The White House Administration’s push to have a smaller military now faces Congresses scrutiny. The Congress has for years battled the vision of the Pentagon for a new strategy in security.
Chuck Hagel the Secretary of Defense has proposed to shrink the military to its smallest in over 75 years, hoping it can be reshaped after more than 10 years fighting wars in Afghanistan and Iraq and due to the fiscal constraints that were set by lawmakers in Washington.
On Monday, Hagel’s plan was unveiled and has already raised red flags amongst leading Democrats and Republicans.
Chairman of the Senate Armed Services Committee, Democratic Senator Carl Levin said there would be huge challenges.
Lawmakers, who just backtracked from cutting benefits for veterans by only 1% this month, appear not in the mood to weigh the difficult, even if necessary, decision on reductions in defense, especially as the country is gearing up for November’s midterm elections.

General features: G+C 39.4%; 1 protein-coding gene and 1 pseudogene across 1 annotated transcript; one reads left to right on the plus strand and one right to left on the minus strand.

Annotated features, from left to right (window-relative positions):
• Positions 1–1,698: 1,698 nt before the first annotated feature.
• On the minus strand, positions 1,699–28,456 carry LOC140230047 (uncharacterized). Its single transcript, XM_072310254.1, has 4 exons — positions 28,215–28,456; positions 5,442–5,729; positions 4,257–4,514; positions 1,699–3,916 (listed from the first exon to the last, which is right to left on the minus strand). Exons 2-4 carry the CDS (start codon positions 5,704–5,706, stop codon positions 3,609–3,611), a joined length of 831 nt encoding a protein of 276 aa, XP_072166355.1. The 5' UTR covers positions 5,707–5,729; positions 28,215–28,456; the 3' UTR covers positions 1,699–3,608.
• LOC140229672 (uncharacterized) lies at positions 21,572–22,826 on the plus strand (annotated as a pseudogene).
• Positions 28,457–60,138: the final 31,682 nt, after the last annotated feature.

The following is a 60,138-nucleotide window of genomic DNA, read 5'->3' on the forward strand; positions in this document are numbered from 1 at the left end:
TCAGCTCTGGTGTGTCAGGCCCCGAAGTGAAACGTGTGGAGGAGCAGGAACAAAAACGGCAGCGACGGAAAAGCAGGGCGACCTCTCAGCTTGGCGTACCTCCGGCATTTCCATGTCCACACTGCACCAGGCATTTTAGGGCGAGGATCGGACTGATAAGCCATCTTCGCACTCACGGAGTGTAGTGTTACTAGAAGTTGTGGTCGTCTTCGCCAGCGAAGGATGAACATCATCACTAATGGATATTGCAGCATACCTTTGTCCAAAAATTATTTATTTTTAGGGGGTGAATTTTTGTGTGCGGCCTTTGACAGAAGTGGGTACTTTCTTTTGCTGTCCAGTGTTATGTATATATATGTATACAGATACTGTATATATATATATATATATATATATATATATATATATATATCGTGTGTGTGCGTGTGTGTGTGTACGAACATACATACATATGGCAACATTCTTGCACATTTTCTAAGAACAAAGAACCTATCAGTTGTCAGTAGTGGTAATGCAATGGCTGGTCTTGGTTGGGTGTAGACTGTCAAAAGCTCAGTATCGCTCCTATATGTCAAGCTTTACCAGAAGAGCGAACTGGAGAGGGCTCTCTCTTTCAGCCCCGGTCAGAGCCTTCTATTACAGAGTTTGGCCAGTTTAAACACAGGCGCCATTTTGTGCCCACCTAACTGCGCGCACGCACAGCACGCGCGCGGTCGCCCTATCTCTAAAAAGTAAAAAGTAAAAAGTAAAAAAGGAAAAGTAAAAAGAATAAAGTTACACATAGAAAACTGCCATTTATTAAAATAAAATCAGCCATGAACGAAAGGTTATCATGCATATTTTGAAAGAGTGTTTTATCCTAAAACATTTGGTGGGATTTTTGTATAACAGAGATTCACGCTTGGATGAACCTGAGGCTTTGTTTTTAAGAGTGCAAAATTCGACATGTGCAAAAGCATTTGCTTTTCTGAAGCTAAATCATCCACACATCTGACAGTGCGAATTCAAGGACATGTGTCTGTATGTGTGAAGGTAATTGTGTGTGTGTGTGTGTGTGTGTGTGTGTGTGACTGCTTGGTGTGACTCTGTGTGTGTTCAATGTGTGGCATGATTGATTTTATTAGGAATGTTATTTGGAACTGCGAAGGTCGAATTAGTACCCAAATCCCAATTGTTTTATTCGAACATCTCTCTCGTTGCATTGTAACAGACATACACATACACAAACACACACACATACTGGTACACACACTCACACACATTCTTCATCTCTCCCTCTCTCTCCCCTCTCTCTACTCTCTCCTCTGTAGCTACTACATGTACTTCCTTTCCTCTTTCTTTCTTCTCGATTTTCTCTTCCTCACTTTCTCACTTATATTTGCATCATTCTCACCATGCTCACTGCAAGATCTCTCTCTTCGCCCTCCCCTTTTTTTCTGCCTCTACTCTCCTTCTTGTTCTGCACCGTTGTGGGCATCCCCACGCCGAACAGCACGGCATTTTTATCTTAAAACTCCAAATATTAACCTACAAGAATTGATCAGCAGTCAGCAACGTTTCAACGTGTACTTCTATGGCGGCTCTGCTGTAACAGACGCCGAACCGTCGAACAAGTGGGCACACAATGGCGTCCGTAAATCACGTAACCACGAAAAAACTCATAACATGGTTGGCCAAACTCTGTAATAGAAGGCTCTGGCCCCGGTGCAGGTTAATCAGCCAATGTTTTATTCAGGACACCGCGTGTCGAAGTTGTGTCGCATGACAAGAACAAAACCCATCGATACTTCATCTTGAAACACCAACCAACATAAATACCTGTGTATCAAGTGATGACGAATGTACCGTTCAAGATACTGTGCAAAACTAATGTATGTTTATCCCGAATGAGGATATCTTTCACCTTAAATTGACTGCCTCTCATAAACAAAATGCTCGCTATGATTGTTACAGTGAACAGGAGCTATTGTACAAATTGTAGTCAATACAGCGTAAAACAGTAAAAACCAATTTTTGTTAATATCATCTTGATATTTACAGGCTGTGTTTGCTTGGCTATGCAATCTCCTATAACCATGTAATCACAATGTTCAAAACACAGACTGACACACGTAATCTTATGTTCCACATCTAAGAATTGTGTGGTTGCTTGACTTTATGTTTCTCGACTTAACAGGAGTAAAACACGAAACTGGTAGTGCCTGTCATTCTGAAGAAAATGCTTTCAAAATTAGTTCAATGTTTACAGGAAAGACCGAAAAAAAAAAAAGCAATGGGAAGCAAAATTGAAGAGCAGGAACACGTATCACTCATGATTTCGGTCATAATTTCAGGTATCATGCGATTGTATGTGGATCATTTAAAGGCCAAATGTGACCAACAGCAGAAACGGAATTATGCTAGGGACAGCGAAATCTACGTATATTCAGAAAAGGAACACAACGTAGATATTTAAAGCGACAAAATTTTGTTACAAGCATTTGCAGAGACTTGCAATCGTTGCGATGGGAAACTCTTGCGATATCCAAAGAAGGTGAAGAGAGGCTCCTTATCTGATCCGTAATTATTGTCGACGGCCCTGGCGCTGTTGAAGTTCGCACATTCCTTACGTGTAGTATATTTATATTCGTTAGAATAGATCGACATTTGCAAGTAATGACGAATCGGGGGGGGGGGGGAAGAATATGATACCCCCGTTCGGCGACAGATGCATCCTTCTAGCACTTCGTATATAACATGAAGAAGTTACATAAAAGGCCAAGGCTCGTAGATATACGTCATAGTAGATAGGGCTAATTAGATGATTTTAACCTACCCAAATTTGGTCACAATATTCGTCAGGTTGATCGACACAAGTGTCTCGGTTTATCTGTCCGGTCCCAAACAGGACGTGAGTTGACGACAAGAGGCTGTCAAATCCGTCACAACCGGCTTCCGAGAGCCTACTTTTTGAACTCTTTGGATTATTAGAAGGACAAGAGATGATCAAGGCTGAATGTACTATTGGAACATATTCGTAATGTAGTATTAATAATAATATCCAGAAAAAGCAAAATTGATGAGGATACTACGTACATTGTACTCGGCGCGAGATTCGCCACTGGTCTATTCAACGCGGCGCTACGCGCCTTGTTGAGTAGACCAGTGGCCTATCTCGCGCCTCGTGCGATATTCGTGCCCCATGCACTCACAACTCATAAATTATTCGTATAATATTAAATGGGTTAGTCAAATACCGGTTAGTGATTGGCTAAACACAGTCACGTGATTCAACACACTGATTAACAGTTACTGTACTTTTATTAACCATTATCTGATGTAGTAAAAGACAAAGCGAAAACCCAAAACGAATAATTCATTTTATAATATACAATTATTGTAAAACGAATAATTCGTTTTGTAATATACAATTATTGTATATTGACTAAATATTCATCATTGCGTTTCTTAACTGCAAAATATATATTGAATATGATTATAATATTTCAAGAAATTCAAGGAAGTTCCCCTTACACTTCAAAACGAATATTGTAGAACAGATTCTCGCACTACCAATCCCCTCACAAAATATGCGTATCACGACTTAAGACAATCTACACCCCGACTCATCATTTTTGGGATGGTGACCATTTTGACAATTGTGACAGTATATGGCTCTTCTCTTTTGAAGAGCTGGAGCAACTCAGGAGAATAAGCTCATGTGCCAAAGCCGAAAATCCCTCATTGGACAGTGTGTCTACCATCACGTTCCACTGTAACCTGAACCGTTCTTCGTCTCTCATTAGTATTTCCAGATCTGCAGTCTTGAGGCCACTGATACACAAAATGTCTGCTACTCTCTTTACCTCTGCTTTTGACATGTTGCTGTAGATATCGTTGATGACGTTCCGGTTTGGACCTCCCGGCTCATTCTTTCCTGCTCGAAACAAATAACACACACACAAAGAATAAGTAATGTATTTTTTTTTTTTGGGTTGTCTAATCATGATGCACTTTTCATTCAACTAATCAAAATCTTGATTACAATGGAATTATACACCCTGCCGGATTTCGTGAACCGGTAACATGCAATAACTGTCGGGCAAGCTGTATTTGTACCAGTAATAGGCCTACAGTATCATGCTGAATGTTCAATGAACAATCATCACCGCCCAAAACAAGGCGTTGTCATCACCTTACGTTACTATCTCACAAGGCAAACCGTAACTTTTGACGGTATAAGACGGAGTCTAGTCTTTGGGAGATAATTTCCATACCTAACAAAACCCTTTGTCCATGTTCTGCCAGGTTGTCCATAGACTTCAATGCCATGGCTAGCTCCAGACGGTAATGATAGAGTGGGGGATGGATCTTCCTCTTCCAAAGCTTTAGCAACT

Congress has resisted the cutting of aircraft and tanks that the military does not want, or accepting the closings of bases that would hurt their re-election chances in their districts.
They have advocated bigger increases in pay for members of the services that the government requested.
In addition, although Congress agreed on a number for the overall military budget for 2015, which was just below $500 billion, there remain major decisions needed on how the money should be allocated.
President Obama will hand over his budget next week to Congress.
The core of the plan foresees a U.S. military as sized for large, protracted ground wars. With more emphasis to be put on agile, versatile forces, which can project great power over big distances, including in Asia.
Hagel’s plan calls for the active-duty army to contract to between 445,000 and 450,000 soldiers from its current 522,000. If that were to happen it would make the army the smallest it has been since prior to the entering of the Second World War.